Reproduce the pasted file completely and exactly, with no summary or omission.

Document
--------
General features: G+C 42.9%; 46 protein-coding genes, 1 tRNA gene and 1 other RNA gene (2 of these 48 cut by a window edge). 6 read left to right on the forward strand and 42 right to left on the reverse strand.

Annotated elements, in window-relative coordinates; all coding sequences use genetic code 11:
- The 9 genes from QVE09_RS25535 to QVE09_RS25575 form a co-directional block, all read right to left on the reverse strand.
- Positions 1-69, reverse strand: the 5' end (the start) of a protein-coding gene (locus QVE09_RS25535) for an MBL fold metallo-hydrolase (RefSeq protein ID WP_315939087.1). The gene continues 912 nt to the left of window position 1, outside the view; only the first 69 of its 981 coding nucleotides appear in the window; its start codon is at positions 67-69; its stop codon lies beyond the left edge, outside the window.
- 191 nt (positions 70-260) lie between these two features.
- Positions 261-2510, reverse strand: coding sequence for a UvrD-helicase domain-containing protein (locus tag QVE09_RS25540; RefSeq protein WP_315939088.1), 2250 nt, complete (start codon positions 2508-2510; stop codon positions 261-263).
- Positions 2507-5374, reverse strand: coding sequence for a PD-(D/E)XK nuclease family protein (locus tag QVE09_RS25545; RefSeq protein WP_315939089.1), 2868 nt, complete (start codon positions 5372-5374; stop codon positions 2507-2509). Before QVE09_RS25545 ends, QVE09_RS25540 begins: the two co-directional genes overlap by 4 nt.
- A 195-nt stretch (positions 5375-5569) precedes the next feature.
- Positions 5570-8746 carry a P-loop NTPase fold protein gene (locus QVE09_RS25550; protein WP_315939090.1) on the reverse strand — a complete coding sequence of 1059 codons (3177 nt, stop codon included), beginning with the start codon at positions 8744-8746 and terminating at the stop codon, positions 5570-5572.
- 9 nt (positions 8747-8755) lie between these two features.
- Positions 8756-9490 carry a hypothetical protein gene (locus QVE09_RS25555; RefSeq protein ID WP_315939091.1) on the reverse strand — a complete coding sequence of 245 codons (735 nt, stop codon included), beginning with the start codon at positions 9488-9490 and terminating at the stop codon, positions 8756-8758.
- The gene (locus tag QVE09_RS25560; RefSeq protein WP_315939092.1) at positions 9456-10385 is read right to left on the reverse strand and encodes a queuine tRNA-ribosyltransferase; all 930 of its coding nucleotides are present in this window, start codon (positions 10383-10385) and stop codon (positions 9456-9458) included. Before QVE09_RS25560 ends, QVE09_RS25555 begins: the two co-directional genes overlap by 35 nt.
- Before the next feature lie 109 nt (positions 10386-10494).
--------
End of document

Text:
General features: G+C 42.9%; 46 protein-coding genes, 1 tRNA gene and 1 other RNA gene (2 of these 48 cut by a window edge). 6 read left to right on the forward strand and 42 right to left on the reverse strand.

Annotated elements, in window-relative coordinates; all coding sequences use genetic code 11:
- The 9 genes from QVE09_RS25535 to QVE09_RS25575 form a co-directional block, all read right to left on the reverse strand.
- Positions 1-69, reverse strand: the 5' end (the start) of a protein-coding gene (locus QVE09_RS25535) for an MBL fold metallo-hydrolase (RefSeq protein ID WP_315939087.1). The gene continues 912 nt to the left of window position 1, outside the view; only the first 69 of its 981 coding nucleotides appear in the window; its start codon is at positions 67-69; its stop codon lies beyond the left edge, outside the window.
- 191 nt (positions 70-260) lie between these two features.
- Positions 261-2510, reverse strand: coding sequence for a UvrD-helicase domain-containing protein (locus tag QVE09_RS25540; RefSeq protein WP_315939088.1), 2250 nt, complete (start codon positions 2508-2510; stop codon positions 261-263).
- Positions 2507-5374, reverse strand: coding sequence for a PD-(D/E)XK nuclease family protein (locus tag QVE09_RS25545; RefSeq protein WP_315939089.1), 2868 nt, complete (start codon positions 5372-5374; stop codon positions 2507-2509). Before QVE09_RS25545 ends, QVE09_RS25540 begins: the two co-directional genes overlap by 4 nt.
- A 195-nt stretch (positions 5375-5569) precedes the next feature.
- Positions 5570-8746 carry a P-loop NTPase fold protein gene (locus QVE09_RS25550; protein WP_315939090.1) on the reverse strand — a complete coding sequence of 1059 codons (3177 nt, stop codon included), beginning with the start codon at positions 8744-8746 and terminating at the stop codon, positions 5570-5572.
- 9 nt (positions 8747-8755) lie between these two features.
- Positions 8756-9490 carry a hypothetical protein gene (locus QVE09_RS25555; RefSeq protein ID WP_315939091.1) on the reverse strand — a complete coding sequence of 245 codons (735 nt, stop codon included), beginning with the start codon at positions 9488-9490 and terminating at the stop codon, positions 8756-8758.
- The gene (locus tag QVE09_RS25560; RefSeq protein WP_315939092.1) at positions 9456-10385 is read right to left on the reverse strand and encodes a queuine tRNA-ribosyltransferase; all 930 of its coding nucleotides are present in this window, start codon (positions 10383-10385) and stop codon (positions 9456-9458) included. Before QVE09_RS25560 ends, QVE09_RS25555 begins: the two co-directional genes overlap by 35 nt.
- Before the next feature lie 109 nt (positions 10386-10494).